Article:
Big story today (see here) about Google talking to Verizon and Sprint, making deals for them to carry Google-based phones. Let me tell you something. We’re not worried in the least. For one thing, they’re just in talks. What that means in the world of telecom is this: Nothing. Eric hasn’t figured it out yet but wait till he sits through a bazillion mindless endless friggin meetings with these bozos. Yes, those carriers want something to counter the iPhone. So maybe they’ll be willing to play ball. But not the way Google wants them to. They’re already way too aware of how badly Google wants to kill them. They’ll make a deal but it’s going to be like one of those Hollywood marriages where some gay dude marries some starlet because it looks good in the tabloids but everyone knows that he really wants nothing to do with her.
Another drawback is that Eric is relying on hardware dopes to make the phones. He’s not controlling the experience. I know I’m maybe a bit extreme on this but as I see it unless you control the entire product — software, hardware, retail — you can’t deliver a truly extraordinary experience. In our case it’s bad enough we have to deal with the frigtards at AT&T but at least they mostly stay out of our way.
Another problem Google faces is simply that no matter how cool this phone is, no matter how many great features it has, there’s one key feature it will never have and that’s an Apple logo on the outside. Don’t misunderestimate this. It’s a hugely powerful factor. We’ve done studies on this. You can’t believe how many people buy our stuff just because it’s from Apple. We’ve got the hottest brand in the world. A bunch of Asperger sufferers from Mountain View might be great at making search algorithms, and the bandits who run AdSense are great at squeezing pennies out of gullible suckers, but trust me, it’s a different ballgame in consumer electronics and Google definitely does not have that in its DNA.
Look. We’ve seen one of these phones. Eric brought one over the other day. It’s fine. Nice looking enough. Works. Makes calls. The apps run. But it’s nothing overwhelming. You couldn’t put it in a plexiglass case and make nerds drool looking at it.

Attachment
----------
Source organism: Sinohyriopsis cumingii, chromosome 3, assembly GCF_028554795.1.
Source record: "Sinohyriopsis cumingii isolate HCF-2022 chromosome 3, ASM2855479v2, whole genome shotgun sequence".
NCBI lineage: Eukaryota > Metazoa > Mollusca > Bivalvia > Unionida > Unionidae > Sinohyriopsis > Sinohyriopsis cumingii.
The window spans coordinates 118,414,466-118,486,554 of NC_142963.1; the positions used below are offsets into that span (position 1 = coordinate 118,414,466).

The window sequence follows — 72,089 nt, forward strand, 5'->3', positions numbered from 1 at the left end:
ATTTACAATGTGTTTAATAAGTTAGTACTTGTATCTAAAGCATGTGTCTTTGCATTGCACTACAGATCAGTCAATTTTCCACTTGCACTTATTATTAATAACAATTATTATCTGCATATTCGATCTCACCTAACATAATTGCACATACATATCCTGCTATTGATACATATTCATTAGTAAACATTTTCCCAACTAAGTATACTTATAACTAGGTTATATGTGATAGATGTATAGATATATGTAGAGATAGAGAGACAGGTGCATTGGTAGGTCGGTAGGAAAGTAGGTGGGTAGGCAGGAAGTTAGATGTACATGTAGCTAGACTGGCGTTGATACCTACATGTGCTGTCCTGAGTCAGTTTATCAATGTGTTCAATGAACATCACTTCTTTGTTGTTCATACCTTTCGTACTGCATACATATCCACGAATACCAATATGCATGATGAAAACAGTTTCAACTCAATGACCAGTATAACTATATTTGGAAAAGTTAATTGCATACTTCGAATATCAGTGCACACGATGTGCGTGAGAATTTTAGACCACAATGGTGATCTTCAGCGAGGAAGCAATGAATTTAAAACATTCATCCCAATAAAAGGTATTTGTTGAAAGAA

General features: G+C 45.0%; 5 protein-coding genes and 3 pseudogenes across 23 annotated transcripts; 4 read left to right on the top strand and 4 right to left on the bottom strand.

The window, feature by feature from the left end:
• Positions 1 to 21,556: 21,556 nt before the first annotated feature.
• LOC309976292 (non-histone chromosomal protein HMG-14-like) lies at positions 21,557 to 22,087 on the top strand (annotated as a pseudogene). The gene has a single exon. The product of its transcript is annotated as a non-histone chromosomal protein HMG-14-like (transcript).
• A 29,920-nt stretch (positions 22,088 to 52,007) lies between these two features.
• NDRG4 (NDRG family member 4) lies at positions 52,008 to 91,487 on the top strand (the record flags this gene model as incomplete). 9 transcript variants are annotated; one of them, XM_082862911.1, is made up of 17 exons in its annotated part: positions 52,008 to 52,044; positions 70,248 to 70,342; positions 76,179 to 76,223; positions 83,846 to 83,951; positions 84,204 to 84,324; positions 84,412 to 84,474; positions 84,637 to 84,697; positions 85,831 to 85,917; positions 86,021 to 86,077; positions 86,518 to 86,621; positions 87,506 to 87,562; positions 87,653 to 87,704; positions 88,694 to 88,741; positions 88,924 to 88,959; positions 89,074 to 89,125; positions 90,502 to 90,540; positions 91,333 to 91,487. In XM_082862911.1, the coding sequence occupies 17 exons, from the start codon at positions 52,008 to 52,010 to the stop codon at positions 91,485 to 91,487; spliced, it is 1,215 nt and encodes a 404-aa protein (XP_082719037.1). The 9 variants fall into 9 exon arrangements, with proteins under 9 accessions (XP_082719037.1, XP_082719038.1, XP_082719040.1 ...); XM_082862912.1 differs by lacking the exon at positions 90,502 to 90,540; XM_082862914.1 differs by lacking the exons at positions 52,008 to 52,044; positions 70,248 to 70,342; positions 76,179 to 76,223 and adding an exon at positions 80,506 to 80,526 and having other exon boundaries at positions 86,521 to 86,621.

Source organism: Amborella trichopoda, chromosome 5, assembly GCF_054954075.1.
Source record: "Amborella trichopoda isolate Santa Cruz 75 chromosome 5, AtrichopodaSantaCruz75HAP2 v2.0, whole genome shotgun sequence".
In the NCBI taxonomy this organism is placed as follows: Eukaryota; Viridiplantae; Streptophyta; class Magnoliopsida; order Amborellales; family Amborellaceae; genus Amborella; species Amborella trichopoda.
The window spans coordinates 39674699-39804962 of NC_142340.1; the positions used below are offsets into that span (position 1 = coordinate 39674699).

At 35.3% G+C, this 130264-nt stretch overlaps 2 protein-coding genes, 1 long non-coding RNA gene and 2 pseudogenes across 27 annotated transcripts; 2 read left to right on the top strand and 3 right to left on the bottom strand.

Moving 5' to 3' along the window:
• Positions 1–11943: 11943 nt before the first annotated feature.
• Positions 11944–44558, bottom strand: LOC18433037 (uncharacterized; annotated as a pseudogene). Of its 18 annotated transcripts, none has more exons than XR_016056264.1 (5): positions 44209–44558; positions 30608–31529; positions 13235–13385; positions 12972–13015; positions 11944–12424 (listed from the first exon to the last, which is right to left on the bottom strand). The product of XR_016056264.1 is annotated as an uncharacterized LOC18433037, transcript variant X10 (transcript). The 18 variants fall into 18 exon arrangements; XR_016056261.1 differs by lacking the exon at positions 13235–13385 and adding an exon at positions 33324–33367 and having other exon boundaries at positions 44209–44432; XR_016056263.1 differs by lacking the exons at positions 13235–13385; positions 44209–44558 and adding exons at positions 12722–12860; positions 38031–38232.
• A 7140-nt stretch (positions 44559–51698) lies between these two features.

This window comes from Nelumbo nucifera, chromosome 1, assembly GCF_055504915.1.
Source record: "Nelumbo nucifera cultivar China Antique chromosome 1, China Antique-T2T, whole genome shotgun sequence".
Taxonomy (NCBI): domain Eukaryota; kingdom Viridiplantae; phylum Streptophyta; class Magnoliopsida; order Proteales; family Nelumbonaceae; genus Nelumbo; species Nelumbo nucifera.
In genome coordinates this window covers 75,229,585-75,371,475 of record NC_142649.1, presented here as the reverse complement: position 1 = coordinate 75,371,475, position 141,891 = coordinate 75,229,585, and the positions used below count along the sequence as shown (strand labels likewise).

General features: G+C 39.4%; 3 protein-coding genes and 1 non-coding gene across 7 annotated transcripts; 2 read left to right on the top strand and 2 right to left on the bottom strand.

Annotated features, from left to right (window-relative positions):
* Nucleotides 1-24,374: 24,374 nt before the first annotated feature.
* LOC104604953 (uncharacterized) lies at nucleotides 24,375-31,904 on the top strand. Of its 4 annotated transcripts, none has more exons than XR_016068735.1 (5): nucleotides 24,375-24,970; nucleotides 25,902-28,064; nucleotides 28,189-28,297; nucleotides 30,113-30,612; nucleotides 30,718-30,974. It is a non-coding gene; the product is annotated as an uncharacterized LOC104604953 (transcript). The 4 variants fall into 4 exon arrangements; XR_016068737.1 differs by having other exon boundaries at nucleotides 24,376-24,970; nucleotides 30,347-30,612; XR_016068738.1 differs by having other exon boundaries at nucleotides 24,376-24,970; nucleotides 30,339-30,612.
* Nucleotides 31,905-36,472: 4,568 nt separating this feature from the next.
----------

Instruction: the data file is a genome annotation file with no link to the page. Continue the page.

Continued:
The real reason we’re not scared is that when Eric ran down the hall to the men’s room (he’s got this going problem that his doc says is a growing problem) we rifled through his briefcase and found out that the gPhone is scheduled to be released in 2008, but only in beta form, with a target date of 2011 for it to come out of beta. In other words, perpetual beta, just like everything else at Google. Who wants a phone that’s in beta? You know how easy it will be to message against that?
We won’t even have to do it. The Borg is going to take the lead on this one because they’re the ones who are really threatened. You think Monkey Boy is going to let Squirrel Boy come into the mobile phone space with a new platform that rivals Windows Mobile? You think Microsoft isn’t going to fight? Riiight. The FUD is going to be flying so fast and thick it’s going to feel like the front row at a Gallagher show.
Another piece of food for thought. In all these years Google has spent millions, maybe billions, trying to create an Act II for the company, some way to go beyond search and advertising. They’ve done the classic Valley thing — hire nerds, turn them loose to dream up wacky ideas, put some of those ideas out into the market, throw them against the wall and see what sticks. Only, um, in their case so far nothing sticks. Nothing. Zilch. Nada. Sure the stock is at almost 700 bucks and the dopes on Wall Street are lapping it up but the truth is that out in the Valley people are starting to snicker. And if you look very closely at their quarterly results in the last couple of quarters you can see the cracks in the facade. Eric’s slapping financial patching plaster over them as fast as he can but there’s only so far you can go with that kind of stuff. Unless you’re IBM in which case apparently you can do it forever and nobody ever catches on.
But I digress. As far as I can tell, the gPhone is just another desperate attempt on Google’s part to dream up something besides search. And when the best you can do is copy something that others are already doing, and try to crack into an already overcrowded market, well, that’s not very promising. That’s not what I told Eric though. What I told him is that I think it’s a great idea and I’m sure Google will be a big success and there’s so much room in this smart phone market for all of us and aren’t we all going to do some interesting amazing things in the next few years? Then when he left (after taking yet another pee) we all just laughed our asses off. Peace out, sucka.